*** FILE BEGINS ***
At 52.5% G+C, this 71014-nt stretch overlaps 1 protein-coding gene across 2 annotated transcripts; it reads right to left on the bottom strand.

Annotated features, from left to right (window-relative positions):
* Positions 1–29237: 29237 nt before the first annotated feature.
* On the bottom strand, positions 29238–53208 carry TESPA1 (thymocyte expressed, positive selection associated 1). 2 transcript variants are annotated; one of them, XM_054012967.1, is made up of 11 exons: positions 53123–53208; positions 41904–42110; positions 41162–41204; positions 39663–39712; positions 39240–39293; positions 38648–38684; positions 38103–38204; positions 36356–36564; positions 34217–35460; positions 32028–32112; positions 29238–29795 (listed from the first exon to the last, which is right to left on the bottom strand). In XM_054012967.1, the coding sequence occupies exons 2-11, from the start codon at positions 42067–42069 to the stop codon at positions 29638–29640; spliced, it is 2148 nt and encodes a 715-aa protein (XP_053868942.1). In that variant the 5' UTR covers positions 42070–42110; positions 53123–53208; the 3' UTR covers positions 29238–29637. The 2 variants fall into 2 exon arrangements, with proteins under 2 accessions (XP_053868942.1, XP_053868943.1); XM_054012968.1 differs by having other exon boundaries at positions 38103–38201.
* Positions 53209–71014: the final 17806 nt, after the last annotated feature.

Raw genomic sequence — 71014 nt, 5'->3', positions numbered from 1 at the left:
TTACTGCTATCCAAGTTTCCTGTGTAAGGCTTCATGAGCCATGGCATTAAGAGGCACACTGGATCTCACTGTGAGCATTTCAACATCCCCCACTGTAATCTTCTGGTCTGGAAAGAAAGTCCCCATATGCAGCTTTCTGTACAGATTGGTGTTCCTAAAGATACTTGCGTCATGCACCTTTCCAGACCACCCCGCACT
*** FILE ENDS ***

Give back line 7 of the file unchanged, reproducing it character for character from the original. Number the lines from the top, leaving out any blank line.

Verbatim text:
TTACTGCTATCCAAGTTTCCTGTGTAAGGCTTCATGAGCCATGGCATTAAGAGGCACACTGGATCTCACTGTGAGCATTTCAACATCCCCCACTGTAATCTTCTGGTCTGGAAAGAAAGTCCCCATATGCAGCTTTCTGTACAGATTGGTGTTCCTAAAGATACTTGCGTCATGCACCTTTCCAGACCACCCCGCACT